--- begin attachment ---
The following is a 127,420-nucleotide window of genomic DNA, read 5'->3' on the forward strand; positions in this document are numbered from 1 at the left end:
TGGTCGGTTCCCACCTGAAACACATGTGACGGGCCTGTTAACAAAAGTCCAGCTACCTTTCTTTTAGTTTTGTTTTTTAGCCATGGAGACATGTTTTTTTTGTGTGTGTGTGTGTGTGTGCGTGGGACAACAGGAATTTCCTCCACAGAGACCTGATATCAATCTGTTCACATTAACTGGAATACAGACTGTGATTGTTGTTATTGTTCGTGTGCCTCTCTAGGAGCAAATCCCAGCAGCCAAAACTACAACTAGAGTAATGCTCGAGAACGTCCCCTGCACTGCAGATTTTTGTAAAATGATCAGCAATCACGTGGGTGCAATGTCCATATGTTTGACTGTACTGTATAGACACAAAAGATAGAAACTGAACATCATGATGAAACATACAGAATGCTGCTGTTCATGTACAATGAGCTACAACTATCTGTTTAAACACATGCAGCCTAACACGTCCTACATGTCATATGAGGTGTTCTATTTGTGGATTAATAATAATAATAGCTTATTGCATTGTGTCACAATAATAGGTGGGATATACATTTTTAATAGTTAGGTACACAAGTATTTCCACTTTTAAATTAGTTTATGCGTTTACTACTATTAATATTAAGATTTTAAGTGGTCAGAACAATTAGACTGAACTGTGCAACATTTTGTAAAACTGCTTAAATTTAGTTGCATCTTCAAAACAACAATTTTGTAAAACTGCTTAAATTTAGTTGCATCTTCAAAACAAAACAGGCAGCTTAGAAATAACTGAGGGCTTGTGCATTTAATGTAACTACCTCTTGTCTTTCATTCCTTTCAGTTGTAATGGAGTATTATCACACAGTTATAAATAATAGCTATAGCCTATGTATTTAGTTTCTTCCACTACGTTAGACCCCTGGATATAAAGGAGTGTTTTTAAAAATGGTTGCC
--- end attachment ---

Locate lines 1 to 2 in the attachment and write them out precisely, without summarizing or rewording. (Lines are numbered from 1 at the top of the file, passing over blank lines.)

The following is a 127,420-nucleotide window of genomic DNA, read 5'->3' on the forward strand; positions in this document are numbered from 1 at the left end:
TGGTCGGTTCCCACCTGAAACACATGTGACGGGCCTGTTAACAAAAGTCCAGCTACCTTTCTTTTAGTTTTGTTTTTTAGCCATGGAGACATGTTTTTTTTGTGTGTGTGTGTGTGTGTGCGTGGGACAACAGGAATTTCCTCCACAGAGACCTGATATCAATCTGTTCACATTAACTGGAATACAGACTGTGATTGTTGTTATTGTTCGTGTGCCTCTCTAGGAGCAAATCCCAGCAGCCAAAACTACAACTAGAGTAATGCTCGAGAACGTCCCCTGCACTGCAGATTTTTGTAAAATGATCAGCAATCACGTGGGTGCAATGTCCATATGTTTGACTGTACTGTATAGACACAAAAGATAGAAACTGAACATCATGATGAAACATACAGAATGCTGCTGTTCATGTACAATGAGCTACAACTATCTGTTTAAACACATGCAGCCTAACACGTCCTACATGTCATATGAGGTGTTCTATTTGTGGATTAATAATAATAATAGCTTATTGCATTGTGTCACAATAATAGGTGGGATATACATTTTTAATAGTTAGGTACACAAGTATTTCCACTTTTAAATTAGTTTATGCGTTTACTACTATTAATATTAAGATTTTAAGTGGTCAGAACAATTAGACTGAACTGTGCAACATTTTGTAAAACTGCTTAAATTTAGTTGCATCTTCAAAACAACAATTTTGTAAAACTGCTTAAATTTAGTTGCATCTTCAAAACAAAACAGGCAGCTTAGAAATAACTGAGGGCTTGTGCATTTAATGTAACTACCTCTTGTCTTTCATTCCTTTCAGTTGTAATGGAGTATTATCACACAGTTATAAATAATAGCTATAGCCTATGTATTTAGTTTCTTCCACTACGTTAGACCCCTGGATATAAAGGAGTGTTTTTAAAAATGGTTGCC